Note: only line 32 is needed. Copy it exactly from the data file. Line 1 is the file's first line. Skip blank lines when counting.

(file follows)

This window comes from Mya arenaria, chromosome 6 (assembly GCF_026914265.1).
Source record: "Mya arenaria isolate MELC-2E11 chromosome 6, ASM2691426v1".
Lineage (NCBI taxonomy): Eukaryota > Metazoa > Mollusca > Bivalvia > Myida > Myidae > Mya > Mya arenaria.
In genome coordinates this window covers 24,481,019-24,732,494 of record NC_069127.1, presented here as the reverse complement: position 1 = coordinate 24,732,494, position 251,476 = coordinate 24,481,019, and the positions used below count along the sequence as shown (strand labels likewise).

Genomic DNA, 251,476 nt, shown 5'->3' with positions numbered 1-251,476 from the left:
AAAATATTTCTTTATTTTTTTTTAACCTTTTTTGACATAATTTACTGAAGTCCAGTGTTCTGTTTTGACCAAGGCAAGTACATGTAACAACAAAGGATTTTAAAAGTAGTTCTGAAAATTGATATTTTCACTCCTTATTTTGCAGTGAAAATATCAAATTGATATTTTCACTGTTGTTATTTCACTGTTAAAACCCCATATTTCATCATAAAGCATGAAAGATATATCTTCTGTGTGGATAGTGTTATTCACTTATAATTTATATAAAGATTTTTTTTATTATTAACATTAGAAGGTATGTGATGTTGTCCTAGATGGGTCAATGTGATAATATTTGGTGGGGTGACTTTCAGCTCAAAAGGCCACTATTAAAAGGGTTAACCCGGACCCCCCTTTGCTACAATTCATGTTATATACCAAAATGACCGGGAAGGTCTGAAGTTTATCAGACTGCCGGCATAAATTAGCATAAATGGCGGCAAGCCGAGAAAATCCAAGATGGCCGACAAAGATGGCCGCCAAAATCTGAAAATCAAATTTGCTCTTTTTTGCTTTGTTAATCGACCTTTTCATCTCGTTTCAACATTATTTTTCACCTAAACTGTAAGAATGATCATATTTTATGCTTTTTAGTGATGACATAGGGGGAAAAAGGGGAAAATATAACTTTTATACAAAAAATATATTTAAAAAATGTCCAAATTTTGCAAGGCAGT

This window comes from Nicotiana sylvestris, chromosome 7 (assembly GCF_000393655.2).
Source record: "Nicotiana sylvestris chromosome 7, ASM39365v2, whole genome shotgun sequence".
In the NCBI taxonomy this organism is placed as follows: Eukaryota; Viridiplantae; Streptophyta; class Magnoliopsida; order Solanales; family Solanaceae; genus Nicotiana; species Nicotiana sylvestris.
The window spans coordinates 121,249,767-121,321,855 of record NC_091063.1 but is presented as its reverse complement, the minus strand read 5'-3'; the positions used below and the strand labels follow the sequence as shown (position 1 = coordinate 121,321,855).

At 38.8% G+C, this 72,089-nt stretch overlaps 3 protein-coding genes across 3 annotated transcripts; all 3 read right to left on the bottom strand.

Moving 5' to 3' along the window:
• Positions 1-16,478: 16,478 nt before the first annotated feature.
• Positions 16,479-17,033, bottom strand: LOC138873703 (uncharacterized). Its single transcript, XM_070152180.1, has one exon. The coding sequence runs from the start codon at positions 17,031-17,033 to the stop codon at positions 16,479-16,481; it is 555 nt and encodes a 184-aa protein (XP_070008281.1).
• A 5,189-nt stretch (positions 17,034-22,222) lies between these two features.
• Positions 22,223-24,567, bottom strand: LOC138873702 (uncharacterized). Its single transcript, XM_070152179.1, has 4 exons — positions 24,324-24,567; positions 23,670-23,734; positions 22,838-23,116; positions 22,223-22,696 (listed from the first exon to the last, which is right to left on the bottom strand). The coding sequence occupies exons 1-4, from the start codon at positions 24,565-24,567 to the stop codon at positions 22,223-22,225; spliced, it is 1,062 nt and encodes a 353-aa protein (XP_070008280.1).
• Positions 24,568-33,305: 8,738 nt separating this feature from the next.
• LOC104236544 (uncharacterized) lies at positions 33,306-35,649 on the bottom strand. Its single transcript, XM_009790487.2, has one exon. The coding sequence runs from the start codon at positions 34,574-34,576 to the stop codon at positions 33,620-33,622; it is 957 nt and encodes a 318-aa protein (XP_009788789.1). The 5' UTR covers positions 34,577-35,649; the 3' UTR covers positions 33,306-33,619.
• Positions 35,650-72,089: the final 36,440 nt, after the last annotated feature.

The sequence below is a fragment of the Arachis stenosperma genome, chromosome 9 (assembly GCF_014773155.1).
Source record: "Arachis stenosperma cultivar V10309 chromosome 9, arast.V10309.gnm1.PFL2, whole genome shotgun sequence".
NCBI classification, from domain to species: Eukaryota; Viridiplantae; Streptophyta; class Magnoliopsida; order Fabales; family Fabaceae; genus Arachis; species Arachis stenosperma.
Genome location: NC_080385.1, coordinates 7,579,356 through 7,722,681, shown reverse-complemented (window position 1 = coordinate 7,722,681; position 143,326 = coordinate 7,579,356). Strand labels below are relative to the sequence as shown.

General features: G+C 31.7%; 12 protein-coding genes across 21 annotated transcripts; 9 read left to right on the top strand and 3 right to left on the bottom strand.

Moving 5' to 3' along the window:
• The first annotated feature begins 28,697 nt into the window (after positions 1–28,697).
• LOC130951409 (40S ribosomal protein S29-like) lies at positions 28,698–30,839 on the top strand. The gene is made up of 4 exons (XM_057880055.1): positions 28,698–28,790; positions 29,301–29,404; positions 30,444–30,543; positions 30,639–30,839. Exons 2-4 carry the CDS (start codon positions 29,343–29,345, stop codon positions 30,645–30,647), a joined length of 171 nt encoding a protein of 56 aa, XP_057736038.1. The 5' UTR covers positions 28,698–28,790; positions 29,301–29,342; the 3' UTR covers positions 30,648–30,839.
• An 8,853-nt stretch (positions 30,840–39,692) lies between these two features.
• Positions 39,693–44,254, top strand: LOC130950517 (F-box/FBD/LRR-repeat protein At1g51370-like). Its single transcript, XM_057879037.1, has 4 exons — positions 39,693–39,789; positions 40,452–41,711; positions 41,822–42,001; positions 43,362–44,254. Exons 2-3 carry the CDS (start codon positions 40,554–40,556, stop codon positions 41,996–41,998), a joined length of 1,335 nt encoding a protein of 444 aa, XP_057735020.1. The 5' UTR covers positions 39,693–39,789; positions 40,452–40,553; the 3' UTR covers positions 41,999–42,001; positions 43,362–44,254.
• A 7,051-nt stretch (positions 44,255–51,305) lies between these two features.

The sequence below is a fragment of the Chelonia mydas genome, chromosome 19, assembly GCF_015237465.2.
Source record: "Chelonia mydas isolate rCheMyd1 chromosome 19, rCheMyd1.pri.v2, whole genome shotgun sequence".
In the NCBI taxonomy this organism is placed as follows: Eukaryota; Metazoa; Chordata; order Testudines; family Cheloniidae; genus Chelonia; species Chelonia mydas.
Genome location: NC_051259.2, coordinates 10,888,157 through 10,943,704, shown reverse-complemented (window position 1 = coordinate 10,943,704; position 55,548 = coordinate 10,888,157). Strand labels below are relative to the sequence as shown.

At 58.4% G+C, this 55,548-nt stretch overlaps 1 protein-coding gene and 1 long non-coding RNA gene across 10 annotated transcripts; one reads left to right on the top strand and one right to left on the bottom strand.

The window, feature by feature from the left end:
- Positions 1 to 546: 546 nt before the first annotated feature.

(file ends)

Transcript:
Source record: "Chelonia mydas isolate rCheMyd1 chromosome 19, rCheMyd1.pri.v2, whole genome shotgun sequence".